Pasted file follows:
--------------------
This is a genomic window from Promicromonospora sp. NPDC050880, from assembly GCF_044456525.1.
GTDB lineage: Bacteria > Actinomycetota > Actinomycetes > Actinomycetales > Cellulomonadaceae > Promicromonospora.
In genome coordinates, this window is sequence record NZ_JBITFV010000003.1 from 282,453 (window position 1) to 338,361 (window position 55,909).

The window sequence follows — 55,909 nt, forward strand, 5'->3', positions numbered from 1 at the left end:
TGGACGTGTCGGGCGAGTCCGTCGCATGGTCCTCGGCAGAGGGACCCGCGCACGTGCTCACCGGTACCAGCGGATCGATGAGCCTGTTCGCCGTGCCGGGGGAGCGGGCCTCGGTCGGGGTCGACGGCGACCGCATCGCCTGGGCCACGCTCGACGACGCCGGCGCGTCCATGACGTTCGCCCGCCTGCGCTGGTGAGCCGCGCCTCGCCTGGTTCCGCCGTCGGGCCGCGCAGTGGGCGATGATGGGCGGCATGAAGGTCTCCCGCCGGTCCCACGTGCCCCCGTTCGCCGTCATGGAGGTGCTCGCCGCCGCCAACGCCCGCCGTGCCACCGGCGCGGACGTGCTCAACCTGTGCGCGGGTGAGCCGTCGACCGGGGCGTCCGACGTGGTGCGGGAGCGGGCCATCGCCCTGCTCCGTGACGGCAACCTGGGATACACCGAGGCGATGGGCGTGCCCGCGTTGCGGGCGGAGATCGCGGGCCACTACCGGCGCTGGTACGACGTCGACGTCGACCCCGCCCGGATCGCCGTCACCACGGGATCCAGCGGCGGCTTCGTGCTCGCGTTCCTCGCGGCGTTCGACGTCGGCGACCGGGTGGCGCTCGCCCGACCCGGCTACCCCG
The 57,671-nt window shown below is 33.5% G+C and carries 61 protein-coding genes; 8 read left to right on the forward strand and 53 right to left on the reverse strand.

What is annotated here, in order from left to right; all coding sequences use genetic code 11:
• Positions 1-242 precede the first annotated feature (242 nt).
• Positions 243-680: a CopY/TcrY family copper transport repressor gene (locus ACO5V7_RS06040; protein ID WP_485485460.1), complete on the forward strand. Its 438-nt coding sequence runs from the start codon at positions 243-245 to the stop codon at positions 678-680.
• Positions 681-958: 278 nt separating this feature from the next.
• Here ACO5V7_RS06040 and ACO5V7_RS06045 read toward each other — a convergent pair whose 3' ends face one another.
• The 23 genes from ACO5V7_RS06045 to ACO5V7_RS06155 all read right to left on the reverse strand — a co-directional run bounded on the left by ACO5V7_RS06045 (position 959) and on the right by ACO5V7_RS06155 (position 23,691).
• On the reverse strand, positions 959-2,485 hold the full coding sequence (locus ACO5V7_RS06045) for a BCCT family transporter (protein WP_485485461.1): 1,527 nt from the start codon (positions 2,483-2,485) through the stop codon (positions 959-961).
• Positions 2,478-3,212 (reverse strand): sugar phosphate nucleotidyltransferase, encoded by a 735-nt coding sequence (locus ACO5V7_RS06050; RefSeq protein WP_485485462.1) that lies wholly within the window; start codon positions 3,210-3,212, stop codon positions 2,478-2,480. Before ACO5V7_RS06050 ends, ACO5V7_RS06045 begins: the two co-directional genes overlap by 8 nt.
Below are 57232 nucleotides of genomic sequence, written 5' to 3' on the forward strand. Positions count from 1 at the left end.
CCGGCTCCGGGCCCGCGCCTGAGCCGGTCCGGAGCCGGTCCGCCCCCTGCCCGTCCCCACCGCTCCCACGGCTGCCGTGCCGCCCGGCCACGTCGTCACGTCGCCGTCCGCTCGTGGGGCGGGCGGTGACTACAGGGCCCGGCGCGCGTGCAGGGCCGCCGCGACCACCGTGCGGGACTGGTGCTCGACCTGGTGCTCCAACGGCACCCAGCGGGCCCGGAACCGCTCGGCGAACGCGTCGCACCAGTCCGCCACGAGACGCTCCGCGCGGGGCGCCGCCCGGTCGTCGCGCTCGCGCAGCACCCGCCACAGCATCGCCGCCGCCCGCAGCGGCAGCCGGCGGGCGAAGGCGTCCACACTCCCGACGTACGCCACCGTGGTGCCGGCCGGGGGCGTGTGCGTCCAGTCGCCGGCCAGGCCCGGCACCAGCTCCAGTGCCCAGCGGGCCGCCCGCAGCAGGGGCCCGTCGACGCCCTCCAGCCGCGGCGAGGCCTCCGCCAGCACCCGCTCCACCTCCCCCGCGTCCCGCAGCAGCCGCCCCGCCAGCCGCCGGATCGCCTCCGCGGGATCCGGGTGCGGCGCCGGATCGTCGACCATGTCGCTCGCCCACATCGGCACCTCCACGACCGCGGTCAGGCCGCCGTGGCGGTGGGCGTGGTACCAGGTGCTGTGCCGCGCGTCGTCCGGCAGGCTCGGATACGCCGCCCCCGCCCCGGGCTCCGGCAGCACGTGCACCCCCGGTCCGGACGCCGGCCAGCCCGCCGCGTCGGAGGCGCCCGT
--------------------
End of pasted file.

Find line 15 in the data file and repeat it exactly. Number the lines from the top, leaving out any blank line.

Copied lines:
Below are 57232 nucleotides of genomic sequence, written 5' to 3' on the forward strand. Positions count from 1 at the left end.